In his decision to kill Caesar, Brutus followed Stoic principles rather than personal feelings or self-interest. While Cassius had a personal vendetta against Caesar, Brutus had a valuable and potentially beneficial friendship with Caesar. Caesar was “concerned for Brutus’s safety” and “gave orders… that Brutus” was not to be killed during the Civil War (Brutus 5). After the war was over, Caesar even gave Brutus the governorship of Cisalpine Gaul (Brutus 6). Plutarch suggests that had Brutus not been drawn into the conspiracy “he might easily have become the most influential of all Caesar’s friends and exercised the greatest authority” (Brutus 7). However, Brutus “opposed Caesar’s rule” and this opposition was more important that his personal relations with Caesar (Brutus 8). It was Brutus’ principles which ultimately led him to kill Caesar.
Brutus moved in the same circles of the Roman elite as Cato and had close personal ties to many prominent Romans of the time. Brutus’ mother, Servilia, was Cato’s sister and carried on an affair with Julius Caesar, which, Plutarch suggests, may have meant Brutus was literally Caesar’s son (Brutus 5). Brutus also married Cato’s daughter Porcia (Brutus 13) and ideologically aligned himself with Cato, Cicero, and their allies. Brutus was also a great leader of his fellow Roman elite. According to Plutarch, the conspirators only “agreed to join [Cassius] on the condition that Brutus became their leader” (Brutus 10). Plutarch also says that Brutus’ reputation drew many important men into the conspiracy (Brutus 12). This respect that other Roman elites had for Brutus is yet another source of evidence for the general respect Romans had for Stoicism and principled living.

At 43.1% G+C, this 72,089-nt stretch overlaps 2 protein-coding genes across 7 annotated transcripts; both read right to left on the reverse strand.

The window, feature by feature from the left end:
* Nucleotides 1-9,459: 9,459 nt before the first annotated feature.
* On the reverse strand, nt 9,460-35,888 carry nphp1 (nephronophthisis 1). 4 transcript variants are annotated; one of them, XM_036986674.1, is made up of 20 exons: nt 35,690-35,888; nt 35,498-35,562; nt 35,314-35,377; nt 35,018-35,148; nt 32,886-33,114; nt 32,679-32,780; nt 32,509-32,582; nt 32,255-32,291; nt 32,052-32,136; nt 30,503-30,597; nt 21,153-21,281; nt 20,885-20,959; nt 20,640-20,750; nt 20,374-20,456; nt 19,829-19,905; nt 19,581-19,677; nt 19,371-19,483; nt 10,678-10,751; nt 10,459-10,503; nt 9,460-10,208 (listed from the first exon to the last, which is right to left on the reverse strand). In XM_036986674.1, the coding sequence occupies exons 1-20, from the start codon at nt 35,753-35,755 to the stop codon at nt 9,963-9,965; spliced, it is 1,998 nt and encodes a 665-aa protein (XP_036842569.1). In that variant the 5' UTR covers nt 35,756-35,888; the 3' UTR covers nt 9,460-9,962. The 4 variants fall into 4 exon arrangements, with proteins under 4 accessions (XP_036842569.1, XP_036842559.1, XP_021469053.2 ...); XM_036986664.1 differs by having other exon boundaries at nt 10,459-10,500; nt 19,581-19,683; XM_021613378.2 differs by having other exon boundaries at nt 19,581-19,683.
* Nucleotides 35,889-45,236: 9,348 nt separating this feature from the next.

Regardless of his good intentions, Brutus was wrong to kill Caesar. By setting political principles above the law and even friendship, Brutus began another cycle of violence in Rome and even further cemented the political assassination as a means of controlling leaders. The fighting between the supporters of the conspiracy and the supporters of Mark Anthony and Octavian and Octavian’s proscriptions following his victory were direct results of the violence unleashed by the murder of Caesar. Facing defeat, Brutus, like Cato before him, forsook his Stoic principles and chose suicide over capture by his enemies.
Through the Lives of Cato and Brutus, Plutarch demonstrates the qualities Romans considered virtuous and also the difficulties faced by men trying to live virtuous lives in a corrupt society. Both Cato and Brutus failed to apply their Stoic principles successfully to remedy society and both were ultimately destroyed by their inability to compromise their principles.